On June 1, 2022, the United States Court of Appeals for the Third Circuit upheld the United States District Court for the Eastern District of Pennsylvania’s decision to certify a class of more than 60,000 participants in a lawsuit against Universal Health Services Inc. (“UHS”) and the UHS Retirement Plan Investment Committee (together, “Universal” or “Defendants”) regarding the alleged mismanagement of the UHS Retirement Savings Plan (the “Plan”).
Universal, like many corporations and non-profit organizations, offers a defined contribution 401(k) plan, into which eligible employees set aside a certain percentage of their income to be invested for retirement. As the employer and sponsor of the Plan, Universal offers a menu of investments from which employees can select, according to their personal retirement goals and risk preferences. Employees then pay account maintenance fees, also known as recordkeeping fees, and investment management fees, which vary depending on the chosen investments.
Defined contribution plans are governed by the Employee Retirement Income Security Act of 1974 (“ERISA”), a federal statute establishing standards for plan administrators to ensure that investments offered to employees are prudently selected and monitored.
Plaintiffs, represented by Miller Shah, allege that Universal violated ERISA by: (1) including the actively managed Fidelity Freedom Fund investment options in the plan, (2) charging excessive recordkeeping and administrative fees to Plan participants, and (3) employing a flawed process for selecting and monitoring the Plan’s investment options. Importantly, the named Plaintiffs, who moved to be the class representatives, invested in seven out of the 37 investment options available to Plan participants.
In October 2020, Universal moved to partially dismiss the lawsuit, arguing that the class representatives did not suffer any damages from those investment options in which they never participated and therefore lacked constitutional standing to pursue claims relating to those other 30 investments. In response, Plaintiffs argued that because the Plan administrators’ misconduct relates to all of the Plan’s investment options, not just the seven invested funds, the class representatives have standing. Plaintiffs further noted that ERISA lawsuits are brought in a representative capacity on behalf of all Plan participants, not just the named Plaintiffs.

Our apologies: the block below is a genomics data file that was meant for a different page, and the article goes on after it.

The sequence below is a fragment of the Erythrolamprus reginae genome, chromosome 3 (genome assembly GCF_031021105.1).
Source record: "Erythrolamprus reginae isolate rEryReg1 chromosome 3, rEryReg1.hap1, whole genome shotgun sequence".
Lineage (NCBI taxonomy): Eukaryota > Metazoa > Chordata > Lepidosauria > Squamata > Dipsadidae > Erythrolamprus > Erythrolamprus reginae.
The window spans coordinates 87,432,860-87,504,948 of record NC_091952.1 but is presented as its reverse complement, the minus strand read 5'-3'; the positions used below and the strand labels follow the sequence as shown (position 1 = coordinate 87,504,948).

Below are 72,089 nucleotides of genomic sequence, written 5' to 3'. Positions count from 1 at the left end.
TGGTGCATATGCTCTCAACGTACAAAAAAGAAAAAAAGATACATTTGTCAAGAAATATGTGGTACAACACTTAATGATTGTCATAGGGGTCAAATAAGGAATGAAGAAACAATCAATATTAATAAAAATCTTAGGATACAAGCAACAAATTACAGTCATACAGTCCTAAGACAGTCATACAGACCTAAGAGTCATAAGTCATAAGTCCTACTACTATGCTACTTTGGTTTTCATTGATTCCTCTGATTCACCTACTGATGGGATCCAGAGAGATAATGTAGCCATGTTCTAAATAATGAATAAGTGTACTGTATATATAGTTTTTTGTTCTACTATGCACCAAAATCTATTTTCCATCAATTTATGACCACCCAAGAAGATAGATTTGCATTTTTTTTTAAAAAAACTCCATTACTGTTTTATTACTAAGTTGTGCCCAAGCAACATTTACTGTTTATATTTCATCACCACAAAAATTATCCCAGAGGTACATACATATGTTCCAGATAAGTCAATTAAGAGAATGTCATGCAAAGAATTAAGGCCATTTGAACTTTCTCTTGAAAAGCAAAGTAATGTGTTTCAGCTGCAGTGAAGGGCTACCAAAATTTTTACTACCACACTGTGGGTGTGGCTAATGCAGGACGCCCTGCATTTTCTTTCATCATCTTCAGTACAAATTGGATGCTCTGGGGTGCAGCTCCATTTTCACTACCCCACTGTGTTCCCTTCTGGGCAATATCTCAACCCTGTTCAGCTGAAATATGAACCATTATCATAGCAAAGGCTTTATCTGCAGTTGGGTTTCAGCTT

Later that month, the District Court for the Eastern District of Pennsylvania denied the motion, finding that the class representatives had adequately alleged the requisite injuries for standing and that the eventual outcome of the case would hinge on the Defendants’ uniform conduct with respect to the Plan.
Plaintiffs subsequently moved to certify the lawsuit as a class action, thereby combining the claims of “all participants and beneficiaries in the Plan at any time on or after June 5, 2014 to the present” into one lawsuit. Defendants opposed the motion.
In March 2021, the District Court granted Plaintiffs class action status, finding that they had satisfied each of the four principal requirements of class actions: numerosity, commonality, typicality, and adequacy of representation. Shortly thereafter, Defendants appealed the decision to the Third Circuit.
Defendants, repackaging their standing argument, argued that because the named Plaintiffs did not invest in each of the funds in the Plan lineup, they failed to meet the typicality requirement for class certification under Federal Rule of Civil Procedure 23(a). Citing the Supreme Court’s decision in Thole v. U.S. Bank N.A., Universal maintained that the named Plaintiffs’ claims are atypical of those of other class members and that the class representatives lack sufficient incentives to litigate ERISA claims over funds in which they did not invest because they stand to recover no money from a favorable judicial decision regarding those investments.
On June 1, 2022, in a precedential decision, the Third Circuit disagreed with Universal and affirmed the District Court’s decision. The three-judge panel explained that because “the class representatives allege actions or a course of conduct by ERISA fiduciaries that affected multiple funds in the same way, their claims are typical of those of the class.” The decision reaffirms the Third Circuit’s prior decision in In re Schering Plough, which holds that ERISA “breach of fiduciary duty claims brought under § 502(a)(2) are paradigmatic examples of claims appropriate for certification as a Rule 23(b)(1) class.” The decision clears the way for similar ERISA suits to be certified as class actions.
The lawsuit will now proceed through expert discovery and is on track to reach trial later this year. Updates will be posted to this blog as the matter progresses. The case caption is Mary Boley, et al v. Universal Health Services Inc, et al, No. 21-2014, filed in the United States Court of Appeals for the Third Circuit.
The legal team at Miller Shah LLP has significant experience representing ERISA matters. If you have any questions regarding this subject or this post, please contact Alec Berin (email@example.com) or Stephen Rutkowski (firstname.lastname@example.org). The firm can also be reached toll-free at (866) 540-5505.
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